• May 28, 2010
There has been no shortage of entrepreneurs over the last couple of decades hoping to play host to a Formula One race. But as many of them have discovered, hopping into bed with Bernie Ecclestone is a surefire way to prove Roger Penske's motorsports maxim: "The quickest way to make a small fortune in racing is to start with large fortune."

Tavo Hellmund and his team at Full Throttle Productions have some mighty big dreams for a new dedicated F1 race track in Austin, Texas. So far, however, they don't seem to have land, financing or much of anything else. The owners of the Donington Park track in England already had a track and more time to get ready to host the British Grand Prix and they still failed.

According to ESPN columnist Terry Blount, the $200-300 million estimate for the track seems very low compared to the $250 million spent on Texas Motor Speedway – a facility that was built 15 years ago. The odds of a brand-new track being ready for a race in Austin by 2012 seem pretty slim unless the cash starts flowing and the bulldozers start moving the dirt very soon. Now, a street course, on the other hand...

[Source: ESPN F1 | Image: JJWright85 via CC 2.0]


I'm reporting this comment as:

Reported comments and users are reviewed by Autoblog staff 24 hours a day, seven days a week to determine whether they violate Community Guideline. Accounts are penalized for Community Guidelines violations and serious or repeated violations can lead to account termination.


    • 1 Second Ago
  • 31 Comments
      • 4 Years Ago
      This is stupid on countless levels. Why would you build a new and boring tilke track instead of modernising a classic american track? There are many great tracks in America where racing takes place all the time and there is a great racing tradition. Why would you take F1 to Austin Texas? Even if they succed in having a race there, for how many seasons will it be on the calendar with the attendace/sponsorship expected there?

      This has the USF1 failure marks all over it.
        • 4 Years Ago
        Bernie thinks Silverstone is "too rural" imagine his reaction to Road America! Plus the WI county restricts crowd levels for RA. Road Atlanta is a bit less "rural" but that track would need serious FIA upgrades & would probably rob it of its charm/ character As for the Glen, the old owners stiffed Bernie, & again wat too "rural" for him.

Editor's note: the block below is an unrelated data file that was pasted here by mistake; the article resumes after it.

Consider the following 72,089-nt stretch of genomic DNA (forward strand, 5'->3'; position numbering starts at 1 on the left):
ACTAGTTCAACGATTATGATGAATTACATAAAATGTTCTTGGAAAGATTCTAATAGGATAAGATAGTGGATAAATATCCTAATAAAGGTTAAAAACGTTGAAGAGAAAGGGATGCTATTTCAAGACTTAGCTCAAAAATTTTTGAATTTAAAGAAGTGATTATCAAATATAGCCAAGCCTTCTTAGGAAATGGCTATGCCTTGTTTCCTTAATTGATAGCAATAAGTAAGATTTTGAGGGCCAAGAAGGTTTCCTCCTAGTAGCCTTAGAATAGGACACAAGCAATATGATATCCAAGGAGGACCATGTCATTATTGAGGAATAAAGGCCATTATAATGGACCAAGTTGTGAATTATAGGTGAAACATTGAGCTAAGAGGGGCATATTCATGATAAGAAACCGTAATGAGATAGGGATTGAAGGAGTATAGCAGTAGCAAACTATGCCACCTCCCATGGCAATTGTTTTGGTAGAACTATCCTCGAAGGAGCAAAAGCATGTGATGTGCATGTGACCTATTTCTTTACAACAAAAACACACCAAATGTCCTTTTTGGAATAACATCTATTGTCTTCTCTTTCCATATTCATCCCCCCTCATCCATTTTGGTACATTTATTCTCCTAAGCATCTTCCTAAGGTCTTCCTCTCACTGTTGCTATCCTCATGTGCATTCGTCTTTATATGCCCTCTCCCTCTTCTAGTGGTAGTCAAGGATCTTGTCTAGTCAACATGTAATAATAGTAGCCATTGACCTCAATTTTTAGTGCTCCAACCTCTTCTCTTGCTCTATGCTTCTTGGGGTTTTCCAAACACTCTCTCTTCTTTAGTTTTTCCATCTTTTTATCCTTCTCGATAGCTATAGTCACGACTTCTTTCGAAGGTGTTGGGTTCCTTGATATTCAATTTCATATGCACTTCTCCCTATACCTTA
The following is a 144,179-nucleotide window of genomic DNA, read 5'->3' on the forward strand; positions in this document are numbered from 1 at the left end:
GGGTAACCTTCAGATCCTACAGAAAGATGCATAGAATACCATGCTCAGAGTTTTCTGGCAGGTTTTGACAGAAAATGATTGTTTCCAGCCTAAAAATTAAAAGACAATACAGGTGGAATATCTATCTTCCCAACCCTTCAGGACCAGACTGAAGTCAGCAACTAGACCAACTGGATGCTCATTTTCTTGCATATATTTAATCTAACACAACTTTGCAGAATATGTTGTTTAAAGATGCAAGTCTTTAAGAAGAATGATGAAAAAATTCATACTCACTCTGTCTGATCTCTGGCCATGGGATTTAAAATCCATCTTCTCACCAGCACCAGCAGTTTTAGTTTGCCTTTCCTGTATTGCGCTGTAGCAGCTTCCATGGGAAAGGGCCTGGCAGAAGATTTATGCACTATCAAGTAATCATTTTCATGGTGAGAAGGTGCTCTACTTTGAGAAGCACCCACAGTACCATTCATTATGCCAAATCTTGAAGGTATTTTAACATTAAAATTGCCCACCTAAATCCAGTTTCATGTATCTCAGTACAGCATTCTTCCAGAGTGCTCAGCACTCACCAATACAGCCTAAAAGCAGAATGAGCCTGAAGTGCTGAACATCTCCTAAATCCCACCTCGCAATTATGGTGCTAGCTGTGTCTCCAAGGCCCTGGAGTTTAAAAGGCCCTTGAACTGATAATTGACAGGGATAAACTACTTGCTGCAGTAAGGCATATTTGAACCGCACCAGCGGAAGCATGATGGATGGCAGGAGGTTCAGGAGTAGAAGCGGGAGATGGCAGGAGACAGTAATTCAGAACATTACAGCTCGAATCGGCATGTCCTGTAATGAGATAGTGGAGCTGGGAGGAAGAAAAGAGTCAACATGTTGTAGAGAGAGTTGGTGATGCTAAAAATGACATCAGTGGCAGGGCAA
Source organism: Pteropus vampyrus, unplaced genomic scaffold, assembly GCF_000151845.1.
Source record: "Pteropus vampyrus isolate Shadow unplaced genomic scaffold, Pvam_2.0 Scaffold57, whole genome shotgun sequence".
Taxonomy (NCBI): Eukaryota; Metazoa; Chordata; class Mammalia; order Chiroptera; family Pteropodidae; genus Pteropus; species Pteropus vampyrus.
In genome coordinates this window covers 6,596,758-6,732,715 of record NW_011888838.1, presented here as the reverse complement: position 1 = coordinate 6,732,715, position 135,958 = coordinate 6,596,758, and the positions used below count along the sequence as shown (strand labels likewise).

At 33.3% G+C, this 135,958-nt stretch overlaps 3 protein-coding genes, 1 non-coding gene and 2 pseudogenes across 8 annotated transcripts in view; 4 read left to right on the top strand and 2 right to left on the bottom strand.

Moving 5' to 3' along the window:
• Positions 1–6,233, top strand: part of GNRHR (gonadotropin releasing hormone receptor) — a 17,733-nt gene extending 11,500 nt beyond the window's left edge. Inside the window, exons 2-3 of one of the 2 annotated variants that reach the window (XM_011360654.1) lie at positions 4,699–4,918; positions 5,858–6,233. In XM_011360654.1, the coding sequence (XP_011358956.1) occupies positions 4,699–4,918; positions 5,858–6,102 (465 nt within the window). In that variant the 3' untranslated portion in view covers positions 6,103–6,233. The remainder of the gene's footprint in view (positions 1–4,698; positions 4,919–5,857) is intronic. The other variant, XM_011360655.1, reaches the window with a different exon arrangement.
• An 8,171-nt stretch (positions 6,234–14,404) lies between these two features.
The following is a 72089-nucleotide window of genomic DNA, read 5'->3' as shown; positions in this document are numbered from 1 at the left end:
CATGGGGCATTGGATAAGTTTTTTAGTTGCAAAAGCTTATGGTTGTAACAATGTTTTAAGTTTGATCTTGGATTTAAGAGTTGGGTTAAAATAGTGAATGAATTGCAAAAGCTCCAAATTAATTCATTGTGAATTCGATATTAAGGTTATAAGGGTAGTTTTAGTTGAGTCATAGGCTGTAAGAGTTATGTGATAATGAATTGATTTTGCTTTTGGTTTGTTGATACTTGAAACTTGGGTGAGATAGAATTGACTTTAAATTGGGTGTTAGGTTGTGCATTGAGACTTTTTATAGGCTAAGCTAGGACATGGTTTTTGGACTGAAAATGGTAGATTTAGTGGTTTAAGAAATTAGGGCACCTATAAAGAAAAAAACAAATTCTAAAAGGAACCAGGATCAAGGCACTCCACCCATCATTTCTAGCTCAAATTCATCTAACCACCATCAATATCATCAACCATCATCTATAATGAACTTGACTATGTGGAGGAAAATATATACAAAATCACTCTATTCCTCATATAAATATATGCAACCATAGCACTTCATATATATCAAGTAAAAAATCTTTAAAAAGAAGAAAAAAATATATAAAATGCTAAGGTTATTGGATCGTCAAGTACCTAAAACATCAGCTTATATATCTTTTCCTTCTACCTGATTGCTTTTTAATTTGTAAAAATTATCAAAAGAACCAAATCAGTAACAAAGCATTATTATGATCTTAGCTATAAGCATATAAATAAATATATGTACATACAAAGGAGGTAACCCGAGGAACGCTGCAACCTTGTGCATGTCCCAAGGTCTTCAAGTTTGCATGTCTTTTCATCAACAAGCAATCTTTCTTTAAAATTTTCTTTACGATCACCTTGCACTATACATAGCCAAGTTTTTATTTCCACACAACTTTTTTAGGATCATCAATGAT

• 4 Years Ago
      "Doesn't building a track from scratch cost a lot of money?"
      "Well, yea. But Bernie will eat this idea up for dinner"
      "Well, we don't have any money, or land right now, how do you propose to remedy that?"
      "We'll cross that bridge when we come to it."

      This would make a great Dilbert clip.
      • 4 Years Ago
      Barber motorsports park is gorgeous and I believe it already meets F1 specs. At least that is what I heard when they built it about 7 years ago.
        • 4 Years Ago
        It doesn't - per se. There are plans to build a longer back straight so the cars can reach a much higher top speed then is capable now and it will be used as a landing strip. However, Bernie has already said the track is too slow and the venue and city too small and won't consider bringing F1 here.
      • 4 Years Ago
      Sounds like they're taking things pretty seriously:

      "But Austin promoter Tavo Hellmund, reportedly a friend of Ecclestone's for decades, said he is not worried about the tight schedule for 2012.

      'If it (the date) slides back, it slides back,' he said."
        • 4 Years Ago
        According the Formula1.com...Texas will be the home of the 2012 United States Grand Prix. They have reached a deal with F1's Commercial Rights Holder, and Bernie Eccelstone has even announced this location as the home for the US Grand Prix

        http://www.formula1.com/news/headlines/2010/5/10824.html

        And all I can say is hell yes. I live in AZ, and have always wanted to visit an F1 race...now it's a short flight or a nights drive from me!
      • 4 Years Ago
      Why all the Austin hate?

      Austin hosts a fair few events year around, the two major ones are SXSW and ACL, and several smaller ones catering to all walks of life. F1 coming here would be amazing and given the diverse population here as well as the relatively nearby populations of Houston, San Antonio and Dallas, you would have a nice, built-in live audience at the tracks.